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Invest Ophthalmol Vis Sci. 2007 Apr;48(4):1864-72.

Delayed loss of cone and remaining rod photoreceptor cells due to impairment of choroidal circulation after acute light exposure in rats.

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Department of Ophthalmology, University of Oklahoma Health Sciences Center, 608 S.L. Young Boulevard, Oklahoma City, OK 73104, USA.



To examine the long-term effects of acute photooxidative stress in the retina, retinal pigment epithelium (RPE), and choroid.


Albino rats injected with either the protective antioxidant phenyl-N-tert-butylnitrone (PBN) or saline 30 minutes before exposure to 5 klx white fluorescent light for 6 hours were kept for up to 3 months in 5 lux cyclic light. Electroretinograms were recorded, and the outer nuclear layer (ONL) and the choroidal thickness and area were measured after hematoxylin-eosin (H&E) staining. The expression of rod, cone, and RPE cell markers was detected by Western blotting, and apoptosis was analyzed by TUNEL staining. Oxidative stress was analyzed by immunohistochemistry against 4-hydroxynonenal (4-HNE)-modified proteins. Retinal and choroidal ultrastructures were observed by transmission electron microscopy (TEM). Choroidal circulation was analyzed by in vivo staining of the choroidal layer by trypan blue.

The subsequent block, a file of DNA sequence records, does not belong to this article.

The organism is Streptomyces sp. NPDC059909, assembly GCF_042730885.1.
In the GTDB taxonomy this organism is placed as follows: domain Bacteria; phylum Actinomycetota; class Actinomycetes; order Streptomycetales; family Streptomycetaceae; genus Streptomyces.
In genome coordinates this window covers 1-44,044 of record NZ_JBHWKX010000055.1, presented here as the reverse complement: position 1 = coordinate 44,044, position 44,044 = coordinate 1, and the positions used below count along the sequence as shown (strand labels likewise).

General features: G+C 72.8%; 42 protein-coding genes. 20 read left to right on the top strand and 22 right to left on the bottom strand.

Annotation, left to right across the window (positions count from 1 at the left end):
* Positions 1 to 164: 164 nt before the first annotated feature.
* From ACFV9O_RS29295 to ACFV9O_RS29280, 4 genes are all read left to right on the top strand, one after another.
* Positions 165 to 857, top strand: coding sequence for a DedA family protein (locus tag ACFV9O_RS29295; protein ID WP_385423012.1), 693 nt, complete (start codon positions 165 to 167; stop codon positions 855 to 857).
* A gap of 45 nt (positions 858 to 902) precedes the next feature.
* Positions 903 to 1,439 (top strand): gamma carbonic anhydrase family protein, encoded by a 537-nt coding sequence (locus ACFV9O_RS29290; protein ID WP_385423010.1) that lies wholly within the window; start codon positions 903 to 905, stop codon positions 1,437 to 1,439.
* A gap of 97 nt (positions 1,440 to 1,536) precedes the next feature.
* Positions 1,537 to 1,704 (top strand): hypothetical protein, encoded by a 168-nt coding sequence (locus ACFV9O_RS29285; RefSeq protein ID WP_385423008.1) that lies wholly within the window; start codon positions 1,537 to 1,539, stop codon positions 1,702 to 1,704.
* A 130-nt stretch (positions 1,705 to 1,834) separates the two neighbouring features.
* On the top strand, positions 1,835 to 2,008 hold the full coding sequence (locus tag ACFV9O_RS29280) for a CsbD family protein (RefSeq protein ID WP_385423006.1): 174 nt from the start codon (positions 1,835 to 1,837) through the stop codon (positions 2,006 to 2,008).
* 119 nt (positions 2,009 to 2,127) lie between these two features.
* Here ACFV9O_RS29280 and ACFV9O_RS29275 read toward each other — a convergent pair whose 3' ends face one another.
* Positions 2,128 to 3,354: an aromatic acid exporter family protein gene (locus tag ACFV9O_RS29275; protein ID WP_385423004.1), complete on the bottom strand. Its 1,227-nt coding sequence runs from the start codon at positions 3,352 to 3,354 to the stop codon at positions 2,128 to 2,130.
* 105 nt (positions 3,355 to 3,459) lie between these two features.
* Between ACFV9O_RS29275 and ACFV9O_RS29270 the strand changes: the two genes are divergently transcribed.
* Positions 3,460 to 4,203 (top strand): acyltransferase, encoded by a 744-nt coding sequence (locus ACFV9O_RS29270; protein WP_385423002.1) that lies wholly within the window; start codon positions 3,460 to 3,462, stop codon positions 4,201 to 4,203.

In the saline-injected animals, TUNEL- and 4-HNE-labeling in the ONL, RPE, and choroid were higher 24 hours and 7 days after light exposure, and ERG amplitude, ONL and choroidal thickness and area, and rhodopsin and RPE65 expression were lower 7 or more days after light exposure than in phenyl-N-tert-butylnitrone (PBN)-injected animals. In the saline-injected animals, the expression of mid-wavelength opsin and the presence of cone cells in the ONL and the choroidal circulation were preserved for 7 days after light exposure but started to decrease by 1 month and continued to decrease for 3 months after light exposure. An increase in TUNEL-positive cells was observed in the ONL at the inferior peripheral retina, just behind the iris, by 3 months after light exposure. Delayed loss of cone cells, remaining rod cells, and choroidal circulation were counteracted by PBN treatment.


Although cone cells are resistant to cell damage induced by acute photooxidative stress, progressive loss of cone cells continued for up to 3 months after light exposure. Impaired choroidal circulation is likely to be involved in the mechanism of delayed photoreceptor cell death after light exposure. Preserving choroidal circulation may provide a novel target for preserving the cone and the remaining rod cells in patients with retinal degeneration such as retinitis pigmentosa.

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